When Mexican superstar Luis (El Matador) Hern�ndez joined the Los Angeles Galaxy last Saturday, the most remarkable thing wasn't the buzz he created or the nearly $5 million transfer fee he commanded or the myriad ways in which he might improve the fortunes of MLS. No, the most remarkable thing was what he didn't bring with him: his soccer shoes. As a result, the Galaxy had to dispatch its equipment manager to a Pasadena sporting goods store in search of a pair of size-8 Nike Tiempos, and 90 minutes later, playing in shoes he'd never worn, with teammates he'd just met, Hern�ndez merely created both Los Angeles goals in a 2-1 win over D.C. United. "They must have some good people working for the Galaxy," he said, "because they got me some nice shoes."
Hern�ndez's acquisition is a huge step forward for MLS, which views him as a way to draw a giant Hispanic fan base that remains largely untapped. (Through Sunday, MLS's average attendance had dropped from 17,406 in 1996, its inaugural season, to 13,424.) Sure enough, the Galaxy, which entered the game with a league-leading average of 18,987 fans, drew 40,303 to the Rose Bowl for Hern�ndez's debut, even though the match was being televised locally. In one swoop El Matador joined Shaquille O'Neal and Kobe Bryant as one of the biggest sports draws in L.A. "Luis is the most important player we could sign in the world," says MLS executive vice president Ivan Gazidis, who negotiated the deal, which more than doubled the previous record transfer fee the league paid for Ariel Graziani in 1999. "He's an international star in the prime of his career. He's Mexican, and Mexican-Americans are our largest ethnic audience. And he's a goal scorer, which is one reason why he's so popular. There are important Hispanic markets in Chicago, Dallas and New York, and this could be the model for other moves we make."
It's no coincidence that, within the next two weeks, MLS is likely to announce a deal to bring highly regarded Mexican forward Jos� Manuel Abundis to the San Jose Earthquakes. Says league commissioner Don Garber, "This is the beginning of showing everyone in the soccer business that we're serious about doing all we can to bring the best possible players into the league."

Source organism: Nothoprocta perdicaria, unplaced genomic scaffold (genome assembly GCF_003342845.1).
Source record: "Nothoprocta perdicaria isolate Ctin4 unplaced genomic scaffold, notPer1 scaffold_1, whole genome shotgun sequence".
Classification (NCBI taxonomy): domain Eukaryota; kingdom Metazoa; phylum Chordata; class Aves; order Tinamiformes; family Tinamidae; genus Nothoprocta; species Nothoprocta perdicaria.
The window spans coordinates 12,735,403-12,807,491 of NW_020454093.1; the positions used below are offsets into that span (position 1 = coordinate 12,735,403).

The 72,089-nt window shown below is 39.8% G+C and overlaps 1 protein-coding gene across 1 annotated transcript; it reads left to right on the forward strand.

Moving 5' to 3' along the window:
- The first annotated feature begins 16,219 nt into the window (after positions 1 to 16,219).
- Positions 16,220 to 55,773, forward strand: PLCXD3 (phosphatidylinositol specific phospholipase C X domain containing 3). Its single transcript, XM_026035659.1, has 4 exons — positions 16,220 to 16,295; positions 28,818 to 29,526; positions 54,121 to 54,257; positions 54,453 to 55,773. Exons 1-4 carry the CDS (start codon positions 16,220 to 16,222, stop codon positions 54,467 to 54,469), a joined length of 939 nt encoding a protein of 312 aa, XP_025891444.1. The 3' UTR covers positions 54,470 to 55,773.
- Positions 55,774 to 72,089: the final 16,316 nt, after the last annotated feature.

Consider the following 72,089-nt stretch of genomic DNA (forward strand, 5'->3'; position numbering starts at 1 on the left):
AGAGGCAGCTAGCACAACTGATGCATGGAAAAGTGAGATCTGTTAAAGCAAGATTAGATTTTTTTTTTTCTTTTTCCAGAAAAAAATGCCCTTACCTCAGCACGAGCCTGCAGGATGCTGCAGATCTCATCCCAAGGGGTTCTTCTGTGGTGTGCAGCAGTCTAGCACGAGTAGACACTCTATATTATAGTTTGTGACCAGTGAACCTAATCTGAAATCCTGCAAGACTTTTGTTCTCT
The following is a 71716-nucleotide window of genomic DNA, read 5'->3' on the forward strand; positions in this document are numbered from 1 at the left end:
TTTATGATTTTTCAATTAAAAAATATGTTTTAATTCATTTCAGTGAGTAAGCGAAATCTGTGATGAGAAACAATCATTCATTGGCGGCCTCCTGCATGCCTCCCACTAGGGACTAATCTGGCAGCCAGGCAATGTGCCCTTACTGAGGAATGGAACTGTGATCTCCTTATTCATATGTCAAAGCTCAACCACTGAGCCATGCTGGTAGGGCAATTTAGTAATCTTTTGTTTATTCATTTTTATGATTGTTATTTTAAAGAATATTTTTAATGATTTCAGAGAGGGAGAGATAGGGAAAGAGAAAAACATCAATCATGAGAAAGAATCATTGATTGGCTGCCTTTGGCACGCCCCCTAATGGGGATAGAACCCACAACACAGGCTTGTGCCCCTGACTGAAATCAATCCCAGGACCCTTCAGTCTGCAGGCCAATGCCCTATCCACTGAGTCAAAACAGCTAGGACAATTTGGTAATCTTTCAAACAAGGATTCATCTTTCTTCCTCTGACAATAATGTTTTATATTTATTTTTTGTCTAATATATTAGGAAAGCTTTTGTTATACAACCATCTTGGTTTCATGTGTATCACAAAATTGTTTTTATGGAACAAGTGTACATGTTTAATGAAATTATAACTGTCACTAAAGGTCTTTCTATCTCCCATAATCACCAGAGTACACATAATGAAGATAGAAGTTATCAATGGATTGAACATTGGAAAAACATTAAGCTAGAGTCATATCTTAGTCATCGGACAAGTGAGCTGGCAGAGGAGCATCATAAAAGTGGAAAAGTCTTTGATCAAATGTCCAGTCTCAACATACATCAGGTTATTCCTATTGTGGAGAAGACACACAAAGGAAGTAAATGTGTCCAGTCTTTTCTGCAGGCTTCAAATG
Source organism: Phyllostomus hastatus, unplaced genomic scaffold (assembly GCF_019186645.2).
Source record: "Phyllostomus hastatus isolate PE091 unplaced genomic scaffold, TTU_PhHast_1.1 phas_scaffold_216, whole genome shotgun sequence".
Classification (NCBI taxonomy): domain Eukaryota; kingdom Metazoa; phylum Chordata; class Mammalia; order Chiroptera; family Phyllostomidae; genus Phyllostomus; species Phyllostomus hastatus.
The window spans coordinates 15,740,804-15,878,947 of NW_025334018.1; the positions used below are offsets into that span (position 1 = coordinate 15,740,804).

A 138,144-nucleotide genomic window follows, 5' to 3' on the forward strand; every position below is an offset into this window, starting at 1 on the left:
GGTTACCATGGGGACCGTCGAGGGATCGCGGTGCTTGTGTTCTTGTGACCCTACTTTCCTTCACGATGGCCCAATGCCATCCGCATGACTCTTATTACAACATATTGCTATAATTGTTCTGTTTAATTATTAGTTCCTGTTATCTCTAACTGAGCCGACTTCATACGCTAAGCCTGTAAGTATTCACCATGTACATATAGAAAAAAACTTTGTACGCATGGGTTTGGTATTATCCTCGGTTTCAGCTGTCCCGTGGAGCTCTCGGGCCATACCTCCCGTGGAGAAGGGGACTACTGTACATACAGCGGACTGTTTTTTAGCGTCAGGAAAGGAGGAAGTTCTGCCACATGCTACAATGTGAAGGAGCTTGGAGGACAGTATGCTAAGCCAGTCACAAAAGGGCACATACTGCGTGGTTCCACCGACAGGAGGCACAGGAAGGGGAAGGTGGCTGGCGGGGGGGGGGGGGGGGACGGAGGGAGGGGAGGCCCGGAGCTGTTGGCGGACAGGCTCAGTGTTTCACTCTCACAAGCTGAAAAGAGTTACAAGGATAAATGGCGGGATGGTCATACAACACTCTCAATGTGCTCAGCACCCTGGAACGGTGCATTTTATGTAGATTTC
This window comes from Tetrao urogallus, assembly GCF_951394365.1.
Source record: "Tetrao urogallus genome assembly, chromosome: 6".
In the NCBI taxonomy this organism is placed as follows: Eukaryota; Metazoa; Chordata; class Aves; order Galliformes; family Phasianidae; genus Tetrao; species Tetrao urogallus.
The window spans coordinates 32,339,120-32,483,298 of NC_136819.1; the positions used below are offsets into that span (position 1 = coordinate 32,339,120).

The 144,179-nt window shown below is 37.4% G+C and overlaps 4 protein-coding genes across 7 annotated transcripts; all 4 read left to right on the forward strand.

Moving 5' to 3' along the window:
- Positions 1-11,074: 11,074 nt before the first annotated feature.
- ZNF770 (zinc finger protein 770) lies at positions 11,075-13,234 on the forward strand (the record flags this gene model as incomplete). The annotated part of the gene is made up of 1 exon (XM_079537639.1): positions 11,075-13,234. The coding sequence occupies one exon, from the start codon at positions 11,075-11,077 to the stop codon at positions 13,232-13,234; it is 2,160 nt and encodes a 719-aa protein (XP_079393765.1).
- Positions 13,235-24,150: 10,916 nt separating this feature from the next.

No Mexican player is more exciting than Hern�ndez, 31, his country's coleader in international scoring, with 35 goals. At the 1998 World Cup in France he had four goals (matching Ronaldo) in four games and was L'Equipe's highest-rated forward in the first round of the tournament. As his arrival in Los Angeles became imminent, the buzz among the area's 4 million Mexicans and Mexican-Americans reached fever pitch. On KTNQ, talk-show host Ra�l Vale made joke after joke about the Ferrari Testarossa Hern�ndez wants to lease in L.A., and the show Hablando de Deportes (Speaking of Sports) went all-Hern�ndez all-the-time. "Luis is a hero for Mexicans after the World Cup," says Rigoberto Cervantez, a sports-writer for La Opini�n, L.A.'s Spanish-language daily. "He's the only Mexican player that Brazilians recognize by name."
Against United, Hern�ndez put his indelible stamp on the game even though he hadn't trained for a week. On the Galaxy's first goal he made such a menacing run toward a high, long pass that United's flustered Carey Talley headed the ball into his own net. Arms extended like an airplane, Hern�ndez may have performed the most exuberant celebration ever for an own-goal. "That's the type of score I expect Luis to create," said L.A. center back Robin Fraser. "He's always chasing defenders down, and as a defender you never feel like you have any time. If it wasn't for that pressure, Talley might not have made that decision."
L.A. went up 2-0 when Hern�ndez touched an exquisite lead pass to Cobi Jones, who was taken down in the penalty box; defender Greg Vanney converted the ensuing penalty kick. Still, Hern�ndez's flashy arrival comes with a few caveats. For starters, MLS rules, which often appear to be made on the fly, allowed the New York/New Jersey MetroStars to take two Galaxy starters as a result of the deal, further angering teams that believe the league favors the bumbling New York/New Jersey franchise, which was originally intended to be the MLS flagship. What's more, the league is counting on Hern�ndez to sign with a European club (probably in France or Spain), which would help offset his transfer fee but could cause him to miss the first 10 games of MLS's 32-game season during the next two years of his contract.
That said, it's impossible for American soccer fans not to be heartened by Hern�ndez's addition to MLS. Late last Saturday night he offered a thin smile as he left Pasadena's St. Luke Medical Center, X-rays having determined that his left shoulder, feared sprained in the match, was merely bruised. "The play here is very strong and fast, and I need to get used to it," Hern�ndez said. "But I had the support of everyone in the stands, and my teammates."
And this week he'll even have the support of broken-in shoes.